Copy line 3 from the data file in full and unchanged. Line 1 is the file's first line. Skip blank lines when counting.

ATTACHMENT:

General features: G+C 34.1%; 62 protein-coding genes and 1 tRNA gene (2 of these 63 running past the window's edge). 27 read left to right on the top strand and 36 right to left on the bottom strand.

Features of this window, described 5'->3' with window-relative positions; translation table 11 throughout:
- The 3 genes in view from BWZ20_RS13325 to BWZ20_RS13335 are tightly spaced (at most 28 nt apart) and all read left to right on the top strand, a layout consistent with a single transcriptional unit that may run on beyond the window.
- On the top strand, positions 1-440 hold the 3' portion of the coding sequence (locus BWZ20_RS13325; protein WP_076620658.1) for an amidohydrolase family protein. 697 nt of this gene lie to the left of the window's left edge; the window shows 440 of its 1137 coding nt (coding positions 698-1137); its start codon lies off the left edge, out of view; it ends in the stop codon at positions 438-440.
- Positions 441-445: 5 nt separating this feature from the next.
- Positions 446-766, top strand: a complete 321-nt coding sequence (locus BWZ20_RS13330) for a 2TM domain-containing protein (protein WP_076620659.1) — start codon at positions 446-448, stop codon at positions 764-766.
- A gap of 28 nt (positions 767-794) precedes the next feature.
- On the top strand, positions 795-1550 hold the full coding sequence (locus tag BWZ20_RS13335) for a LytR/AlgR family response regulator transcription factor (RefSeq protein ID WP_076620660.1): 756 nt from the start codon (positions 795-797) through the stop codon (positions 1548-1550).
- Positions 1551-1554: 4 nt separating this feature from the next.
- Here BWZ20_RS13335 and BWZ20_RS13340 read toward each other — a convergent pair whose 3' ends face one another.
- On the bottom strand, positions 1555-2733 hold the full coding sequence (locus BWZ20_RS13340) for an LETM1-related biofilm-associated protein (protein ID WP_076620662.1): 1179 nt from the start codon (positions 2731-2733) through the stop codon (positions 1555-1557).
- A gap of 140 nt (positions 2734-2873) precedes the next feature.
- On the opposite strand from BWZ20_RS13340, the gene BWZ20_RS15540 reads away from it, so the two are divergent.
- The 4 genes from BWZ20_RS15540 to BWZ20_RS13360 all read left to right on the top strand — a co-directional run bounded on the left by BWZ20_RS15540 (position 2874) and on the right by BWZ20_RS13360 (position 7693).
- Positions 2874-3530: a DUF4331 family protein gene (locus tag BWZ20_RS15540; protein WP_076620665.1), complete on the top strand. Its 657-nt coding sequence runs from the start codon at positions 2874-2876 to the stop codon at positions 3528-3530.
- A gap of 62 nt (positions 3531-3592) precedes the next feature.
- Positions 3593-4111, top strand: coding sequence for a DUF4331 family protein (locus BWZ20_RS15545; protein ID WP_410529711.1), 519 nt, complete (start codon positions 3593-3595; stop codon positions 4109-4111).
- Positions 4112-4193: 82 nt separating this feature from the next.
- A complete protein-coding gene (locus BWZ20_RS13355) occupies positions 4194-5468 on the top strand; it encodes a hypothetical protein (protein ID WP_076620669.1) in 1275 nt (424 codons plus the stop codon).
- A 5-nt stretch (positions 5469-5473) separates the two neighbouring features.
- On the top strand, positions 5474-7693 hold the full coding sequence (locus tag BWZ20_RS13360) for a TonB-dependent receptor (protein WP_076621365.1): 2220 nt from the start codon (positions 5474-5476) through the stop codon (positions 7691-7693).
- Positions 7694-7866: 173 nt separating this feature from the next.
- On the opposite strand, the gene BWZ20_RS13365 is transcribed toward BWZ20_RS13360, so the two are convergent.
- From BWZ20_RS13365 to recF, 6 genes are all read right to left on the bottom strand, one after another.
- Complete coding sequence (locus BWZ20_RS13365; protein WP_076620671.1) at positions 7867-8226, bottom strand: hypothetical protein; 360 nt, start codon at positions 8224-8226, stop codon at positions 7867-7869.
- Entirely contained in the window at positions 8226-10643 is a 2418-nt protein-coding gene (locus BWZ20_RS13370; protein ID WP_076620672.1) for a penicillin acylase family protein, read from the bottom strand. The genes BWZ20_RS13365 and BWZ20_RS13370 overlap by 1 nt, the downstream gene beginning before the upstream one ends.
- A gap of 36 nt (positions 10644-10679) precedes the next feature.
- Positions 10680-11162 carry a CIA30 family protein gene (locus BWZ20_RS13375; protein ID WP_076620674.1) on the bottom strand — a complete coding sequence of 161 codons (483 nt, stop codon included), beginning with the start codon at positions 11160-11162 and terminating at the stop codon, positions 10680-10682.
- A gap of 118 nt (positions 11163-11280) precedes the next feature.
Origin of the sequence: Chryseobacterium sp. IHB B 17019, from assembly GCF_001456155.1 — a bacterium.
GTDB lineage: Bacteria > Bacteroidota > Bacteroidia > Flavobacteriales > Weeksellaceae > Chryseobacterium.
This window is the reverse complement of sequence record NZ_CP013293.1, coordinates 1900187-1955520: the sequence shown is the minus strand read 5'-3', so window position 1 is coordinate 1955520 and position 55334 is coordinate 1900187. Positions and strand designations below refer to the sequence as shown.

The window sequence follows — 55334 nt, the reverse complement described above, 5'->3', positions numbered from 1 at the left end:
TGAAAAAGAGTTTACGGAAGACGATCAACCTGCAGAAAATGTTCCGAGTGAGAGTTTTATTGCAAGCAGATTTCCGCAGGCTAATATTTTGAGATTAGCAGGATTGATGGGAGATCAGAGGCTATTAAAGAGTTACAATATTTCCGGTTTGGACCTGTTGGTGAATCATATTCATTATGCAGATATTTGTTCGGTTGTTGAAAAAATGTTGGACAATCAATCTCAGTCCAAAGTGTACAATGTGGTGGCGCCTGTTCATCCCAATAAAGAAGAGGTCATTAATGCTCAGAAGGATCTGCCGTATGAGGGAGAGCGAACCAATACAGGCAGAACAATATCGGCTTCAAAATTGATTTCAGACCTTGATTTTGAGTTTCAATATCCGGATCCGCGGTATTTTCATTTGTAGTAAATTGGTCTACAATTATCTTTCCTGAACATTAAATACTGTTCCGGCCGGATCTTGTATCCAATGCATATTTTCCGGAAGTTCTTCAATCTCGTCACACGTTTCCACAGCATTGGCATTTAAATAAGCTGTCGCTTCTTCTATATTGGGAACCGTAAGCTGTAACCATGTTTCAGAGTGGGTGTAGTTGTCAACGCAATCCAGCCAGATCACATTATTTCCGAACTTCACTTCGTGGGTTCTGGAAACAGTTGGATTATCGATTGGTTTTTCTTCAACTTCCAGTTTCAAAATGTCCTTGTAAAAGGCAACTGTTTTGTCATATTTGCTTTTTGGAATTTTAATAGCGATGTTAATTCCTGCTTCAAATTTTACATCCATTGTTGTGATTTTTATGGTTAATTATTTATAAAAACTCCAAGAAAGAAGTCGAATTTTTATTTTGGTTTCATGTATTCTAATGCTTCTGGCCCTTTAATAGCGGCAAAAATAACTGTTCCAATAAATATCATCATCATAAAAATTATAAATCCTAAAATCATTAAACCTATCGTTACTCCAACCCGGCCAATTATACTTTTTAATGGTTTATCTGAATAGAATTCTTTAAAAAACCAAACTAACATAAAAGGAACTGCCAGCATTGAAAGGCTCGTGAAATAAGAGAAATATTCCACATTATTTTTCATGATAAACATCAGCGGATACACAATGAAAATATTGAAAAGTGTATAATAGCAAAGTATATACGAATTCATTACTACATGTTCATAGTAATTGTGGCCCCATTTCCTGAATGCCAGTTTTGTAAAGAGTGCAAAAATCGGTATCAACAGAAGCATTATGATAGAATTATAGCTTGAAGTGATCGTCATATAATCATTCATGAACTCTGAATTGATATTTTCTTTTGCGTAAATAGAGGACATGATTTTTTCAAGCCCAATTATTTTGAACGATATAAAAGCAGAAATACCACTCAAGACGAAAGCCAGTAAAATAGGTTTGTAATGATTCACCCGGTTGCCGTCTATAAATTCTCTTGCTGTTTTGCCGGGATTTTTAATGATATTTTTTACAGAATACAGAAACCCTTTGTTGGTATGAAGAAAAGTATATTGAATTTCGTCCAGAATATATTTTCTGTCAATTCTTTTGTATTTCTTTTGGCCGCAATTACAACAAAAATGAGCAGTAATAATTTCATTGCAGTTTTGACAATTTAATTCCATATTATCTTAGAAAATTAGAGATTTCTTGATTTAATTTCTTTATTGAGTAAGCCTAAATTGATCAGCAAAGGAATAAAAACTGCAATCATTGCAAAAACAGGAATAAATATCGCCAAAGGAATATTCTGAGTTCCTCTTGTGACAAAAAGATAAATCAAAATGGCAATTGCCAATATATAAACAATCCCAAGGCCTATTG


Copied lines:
- The 3 genes in view from BWZ20_RS13325 to BWZ20_RS13335 are tightly spaced (at most 28 nt apart) and all read left to right on the top strand, a layout consistent with a single transcriptional unit that may run on beyond the window.